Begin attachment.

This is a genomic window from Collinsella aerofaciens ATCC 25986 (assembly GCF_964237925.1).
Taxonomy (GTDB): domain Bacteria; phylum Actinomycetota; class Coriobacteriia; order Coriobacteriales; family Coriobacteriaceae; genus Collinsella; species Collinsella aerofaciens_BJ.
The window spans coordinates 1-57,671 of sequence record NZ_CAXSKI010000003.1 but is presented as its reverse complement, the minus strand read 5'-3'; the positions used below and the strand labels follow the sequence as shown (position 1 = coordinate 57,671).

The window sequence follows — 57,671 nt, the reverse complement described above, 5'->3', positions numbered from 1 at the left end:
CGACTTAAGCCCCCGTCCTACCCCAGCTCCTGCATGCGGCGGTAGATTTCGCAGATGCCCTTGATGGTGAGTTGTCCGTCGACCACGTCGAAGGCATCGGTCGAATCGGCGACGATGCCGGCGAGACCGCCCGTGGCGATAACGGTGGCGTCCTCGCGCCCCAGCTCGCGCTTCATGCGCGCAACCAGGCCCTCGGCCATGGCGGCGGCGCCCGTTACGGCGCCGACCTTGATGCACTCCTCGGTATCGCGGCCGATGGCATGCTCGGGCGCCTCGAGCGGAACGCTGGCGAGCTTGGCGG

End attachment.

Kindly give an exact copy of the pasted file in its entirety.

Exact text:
This is a genomic window from Collinsella aerofaciens ATCC 25986 (assembly GCF_964237925.1).
Taxonomy (GTDB): domain Bacteria; phylum Actinomycetota; class Coriobacteriia; order Coriobacteriales; family Coriobacteriaceae; genus Collinsella; species Collinsella aerofaciens_BJ.
The window spans coordinates 1-57,671 of sequence record NZ_CAXSKI010000003.1 but is presented as its reverse complement, the minus strand read 5'-3'; the positions used below and the strand labels follow the sequence as shown (position 1 = coordinate 57,671).

The window sequence follows — 57,671 nt, the reverse complement described above, 5'->3', positions numbered from 1 at the left end:
CGACTTAAGCCCCCGTCCTACCCCAGCTCCTGCATGCGGCGGTAGATTTCGCAGATGCCCTTGATGGTGAGTTGTCCGTCGACCACGTCGAAGGCATCGGTCGAATCGGCGACGATGCCGGCGAGACCGCCCGTGGCGATAACGGTGGCGTCCTCGCGCCCCAGCTCGCGCTTCATGCGCGCAACCAGGCCCTCGGCCATGGCGGCGGCGCCCGTTACGGCGCCGACCTTGATGCACTCCTCGGTATCGCGGCCGATGGCATGCTCGGGCGCCTCGAGCGGAACGCTGGCGAGCTTGGCGG